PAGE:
An issue that Mesa residents may have thought was settled 12 years ago resurfaced last week in a City Council committee meeting.
Councilwoman Dina Higgins, who chairs the sustainability and transportation committee, gave Mesa resident Virginia Salas the floor Thursday to discuss what she called “the awful truth” about fluoridated drinking water.
Mesa fought a protracted battle over fluoride more than a decade ago after the City Council decided in 1998 to augment the fluoride that naturally occurs in its water supply. That led to a ballot proposition aimed at amending the city charter to prohibit fluoridation. The measure lost 62 to 38 percent in a March 2000 special election.
Higgins said it was time to revisit the issue, noting that it has recently surfaced in Phoenix and Gilbert and saying Thursday’s meeting was for informational purposes only.
The lower council chamber was nearly full — a rare occurrence for council committee meetings, which normally draw small audiences.
Salas delivered a detailed PowerPoint and a 15-minute lecture, alleging that fluoride is a toxic waste being pumped into public supplies at the behest of public-health groups under the influence of big-business money.
“Fluoridation is a violation of the individual’s right to informed consent to medication,” she said. “It’s time for our city to stop fluoridating our water.”
Two other residents echoed her arguments, saying fluoride comes replete with health risks and can be blamed, for example, for heart disease.
Kathryn Sorensen, Mesa’s water-resources director, said fluoride is “recommended as a public-health benefit” by the American Medical Association, the American Dental Association, the Centers for Disease Control and Prevention, and other public-health groups.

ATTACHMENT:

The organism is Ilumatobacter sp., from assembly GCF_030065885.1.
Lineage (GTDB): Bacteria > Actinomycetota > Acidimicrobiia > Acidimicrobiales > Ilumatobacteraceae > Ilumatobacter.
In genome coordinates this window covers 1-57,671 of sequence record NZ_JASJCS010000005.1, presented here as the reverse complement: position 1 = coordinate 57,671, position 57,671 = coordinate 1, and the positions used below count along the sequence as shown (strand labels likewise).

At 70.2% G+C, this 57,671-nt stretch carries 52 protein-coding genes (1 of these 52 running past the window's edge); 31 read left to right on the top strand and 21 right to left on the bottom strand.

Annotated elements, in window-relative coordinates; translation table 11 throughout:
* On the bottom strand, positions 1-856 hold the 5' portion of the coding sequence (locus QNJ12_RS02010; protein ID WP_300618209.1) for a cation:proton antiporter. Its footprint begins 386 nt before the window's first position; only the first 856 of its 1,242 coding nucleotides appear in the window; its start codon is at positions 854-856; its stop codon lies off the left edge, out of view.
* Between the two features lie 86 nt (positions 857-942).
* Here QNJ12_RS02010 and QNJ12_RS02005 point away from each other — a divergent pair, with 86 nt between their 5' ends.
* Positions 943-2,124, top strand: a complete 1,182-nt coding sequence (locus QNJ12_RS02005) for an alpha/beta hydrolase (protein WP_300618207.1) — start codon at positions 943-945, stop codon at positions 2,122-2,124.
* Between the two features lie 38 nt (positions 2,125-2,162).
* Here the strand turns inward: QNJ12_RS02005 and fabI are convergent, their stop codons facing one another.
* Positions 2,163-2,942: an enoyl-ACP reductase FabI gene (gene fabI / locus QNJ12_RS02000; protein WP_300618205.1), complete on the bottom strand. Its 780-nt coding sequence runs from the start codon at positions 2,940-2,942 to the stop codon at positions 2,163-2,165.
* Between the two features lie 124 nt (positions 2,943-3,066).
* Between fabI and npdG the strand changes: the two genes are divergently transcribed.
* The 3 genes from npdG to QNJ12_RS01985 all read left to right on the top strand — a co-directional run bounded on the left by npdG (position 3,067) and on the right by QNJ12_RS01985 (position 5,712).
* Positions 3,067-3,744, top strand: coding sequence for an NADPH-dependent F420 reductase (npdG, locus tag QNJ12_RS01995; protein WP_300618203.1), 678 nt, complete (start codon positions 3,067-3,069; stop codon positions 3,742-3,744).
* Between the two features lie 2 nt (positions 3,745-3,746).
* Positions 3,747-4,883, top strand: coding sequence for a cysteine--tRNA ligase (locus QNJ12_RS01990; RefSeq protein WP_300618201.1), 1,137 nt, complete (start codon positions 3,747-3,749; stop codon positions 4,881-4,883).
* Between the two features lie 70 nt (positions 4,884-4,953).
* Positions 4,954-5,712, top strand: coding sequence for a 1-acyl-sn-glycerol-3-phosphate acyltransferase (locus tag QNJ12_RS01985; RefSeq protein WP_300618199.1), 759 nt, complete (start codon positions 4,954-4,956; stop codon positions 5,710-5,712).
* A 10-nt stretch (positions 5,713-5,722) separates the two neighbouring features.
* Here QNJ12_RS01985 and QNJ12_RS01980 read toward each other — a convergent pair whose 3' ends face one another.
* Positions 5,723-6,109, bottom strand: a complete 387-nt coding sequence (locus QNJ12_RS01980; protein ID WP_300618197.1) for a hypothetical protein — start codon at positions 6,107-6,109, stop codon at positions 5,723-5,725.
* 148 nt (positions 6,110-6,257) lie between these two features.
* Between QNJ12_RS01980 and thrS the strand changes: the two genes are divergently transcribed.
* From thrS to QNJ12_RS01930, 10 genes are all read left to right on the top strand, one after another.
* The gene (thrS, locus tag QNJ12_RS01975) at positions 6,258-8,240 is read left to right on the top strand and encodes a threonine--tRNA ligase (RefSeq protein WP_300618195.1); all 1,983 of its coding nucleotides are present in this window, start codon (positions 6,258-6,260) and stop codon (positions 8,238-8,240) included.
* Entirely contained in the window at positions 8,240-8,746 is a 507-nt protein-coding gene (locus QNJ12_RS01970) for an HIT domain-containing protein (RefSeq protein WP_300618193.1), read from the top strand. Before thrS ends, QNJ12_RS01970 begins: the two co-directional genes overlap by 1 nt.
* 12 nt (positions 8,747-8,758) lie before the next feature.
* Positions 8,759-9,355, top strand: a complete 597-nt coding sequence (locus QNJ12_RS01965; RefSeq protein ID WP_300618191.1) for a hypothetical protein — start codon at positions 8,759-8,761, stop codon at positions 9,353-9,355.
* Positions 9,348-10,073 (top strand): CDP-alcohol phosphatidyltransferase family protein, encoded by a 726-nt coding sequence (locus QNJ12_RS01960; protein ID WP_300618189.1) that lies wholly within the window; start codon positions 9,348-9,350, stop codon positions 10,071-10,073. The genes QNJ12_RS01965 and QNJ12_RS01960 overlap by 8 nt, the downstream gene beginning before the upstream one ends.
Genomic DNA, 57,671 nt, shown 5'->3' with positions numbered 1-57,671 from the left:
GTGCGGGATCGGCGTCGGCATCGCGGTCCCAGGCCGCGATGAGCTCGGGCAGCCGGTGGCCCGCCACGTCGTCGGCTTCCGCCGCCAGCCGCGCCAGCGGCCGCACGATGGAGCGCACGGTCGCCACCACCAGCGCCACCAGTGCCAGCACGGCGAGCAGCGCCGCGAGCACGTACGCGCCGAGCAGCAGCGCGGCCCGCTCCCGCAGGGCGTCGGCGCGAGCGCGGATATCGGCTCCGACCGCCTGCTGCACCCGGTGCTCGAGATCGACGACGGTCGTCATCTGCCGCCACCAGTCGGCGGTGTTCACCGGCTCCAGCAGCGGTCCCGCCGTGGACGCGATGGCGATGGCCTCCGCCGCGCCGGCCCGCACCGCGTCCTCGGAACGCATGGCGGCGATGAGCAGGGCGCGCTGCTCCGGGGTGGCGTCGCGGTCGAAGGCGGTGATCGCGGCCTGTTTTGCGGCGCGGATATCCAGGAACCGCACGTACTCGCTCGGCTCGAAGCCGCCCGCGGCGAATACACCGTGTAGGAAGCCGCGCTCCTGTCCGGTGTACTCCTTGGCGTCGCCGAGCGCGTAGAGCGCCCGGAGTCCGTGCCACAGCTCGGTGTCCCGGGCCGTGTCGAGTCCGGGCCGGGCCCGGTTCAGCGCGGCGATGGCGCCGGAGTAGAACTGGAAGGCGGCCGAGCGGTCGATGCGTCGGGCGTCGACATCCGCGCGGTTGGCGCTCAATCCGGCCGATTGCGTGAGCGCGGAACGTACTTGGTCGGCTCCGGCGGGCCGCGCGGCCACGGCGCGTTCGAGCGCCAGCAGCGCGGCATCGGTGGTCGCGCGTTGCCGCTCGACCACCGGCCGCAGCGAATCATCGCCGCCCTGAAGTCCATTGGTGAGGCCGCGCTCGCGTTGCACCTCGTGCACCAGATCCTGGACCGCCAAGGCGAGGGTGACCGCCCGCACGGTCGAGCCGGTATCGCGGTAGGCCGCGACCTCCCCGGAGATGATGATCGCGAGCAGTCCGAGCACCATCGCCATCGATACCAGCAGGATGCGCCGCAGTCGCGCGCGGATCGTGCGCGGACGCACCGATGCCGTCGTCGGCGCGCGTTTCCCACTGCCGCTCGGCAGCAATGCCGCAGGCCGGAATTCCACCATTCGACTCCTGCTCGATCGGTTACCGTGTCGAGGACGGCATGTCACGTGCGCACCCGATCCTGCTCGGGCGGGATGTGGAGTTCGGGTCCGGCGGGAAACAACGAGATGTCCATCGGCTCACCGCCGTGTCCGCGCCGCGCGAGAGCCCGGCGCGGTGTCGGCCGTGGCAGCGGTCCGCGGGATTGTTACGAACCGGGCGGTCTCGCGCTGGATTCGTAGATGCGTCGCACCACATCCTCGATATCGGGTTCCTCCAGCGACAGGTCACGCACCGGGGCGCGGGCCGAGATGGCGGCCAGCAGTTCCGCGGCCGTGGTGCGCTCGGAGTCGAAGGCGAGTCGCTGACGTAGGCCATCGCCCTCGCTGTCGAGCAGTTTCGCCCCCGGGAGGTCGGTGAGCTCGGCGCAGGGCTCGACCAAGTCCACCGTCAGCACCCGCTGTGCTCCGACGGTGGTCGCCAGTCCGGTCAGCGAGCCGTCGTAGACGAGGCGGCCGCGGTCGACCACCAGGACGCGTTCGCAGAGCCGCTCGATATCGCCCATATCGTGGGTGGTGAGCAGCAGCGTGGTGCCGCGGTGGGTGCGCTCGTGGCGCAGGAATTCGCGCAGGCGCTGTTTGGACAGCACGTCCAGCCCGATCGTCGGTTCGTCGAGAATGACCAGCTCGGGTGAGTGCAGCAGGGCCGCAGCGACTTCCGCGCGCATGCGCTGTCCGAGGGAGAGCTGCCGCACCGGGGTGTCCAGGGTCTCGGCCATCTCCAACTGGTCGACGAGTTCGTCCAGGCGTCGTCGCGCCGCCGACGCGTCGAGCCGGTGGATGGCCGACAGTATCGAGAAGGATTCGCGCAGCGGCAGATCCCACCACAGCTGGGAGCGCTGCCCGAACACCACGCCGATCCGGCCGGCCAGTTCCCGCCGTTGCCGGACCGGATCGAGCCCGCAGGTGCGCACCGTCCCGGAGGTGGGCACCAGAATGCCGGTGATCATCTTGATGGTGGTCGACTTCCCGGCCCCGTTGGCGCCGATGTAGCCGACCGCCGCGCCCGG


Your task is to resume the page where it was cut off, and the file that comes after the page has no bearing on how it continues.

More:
Gary Jones, a Mesa dentist who led opposition to the 2000 initiative, and Jack Dillenberg, dean of the Arizona School of Dentistry and Oral Health at A.T. Still University in Mesa, defended the practice.
“I have looked at all sides of the issue,” Jones said. “If you look at the respected scientific studies in this United States, throughout the world, they continually recognize the benefits of dental fluoridation.”
Mesa’s fluoride level is well within recommended safety levels, Jones said.
Dillenberg, former director of the Arizona Department of Health Services, said, “I have been in public health my entire professional life. … There is no way on this Earth that I would promote anything that I felt would injure, damage or hurt any citizen, any child.”
Anybody can write an article or a book about fluoride, he said, but objective observers rely on peer-reviewed scientific studies that are endorsed by all major public-health groups.
“I believe in my heart that fluoridation is a safe, effective and proven public-health intervention,” he said.
Councilman Dennis Kavanaugh said he was on the City Council that recommended fluoridation in 1998. “We have heard many of the arguments,” he said. “I continue to believe the scientific evidence from the medical community supports the decision we made.”
He noted overwhelming public support for fluoridation in the 2000 election, which came at a time when the City Council had created ill will with the community on several other issues.
Still, he said, it’s appropriate to revisit the issue from time to time because “there is an incredible amount of passion on both sides.”
Councilman Dave Richins said if the policy is ever to be reversed, it should be as a result of another public vote, although City Attorney Debbie Spinner said the council could legally reverse the fluoride policy whenever it wants to.
Higgins said if fluoride opponents feel strongly enough, they can launch a petition drive to force another election.
Phoenix recommended in September that fluoridation continue after a heated two-hour public hearing.
Mesa spends about $200,000 a year on its fluoridation program.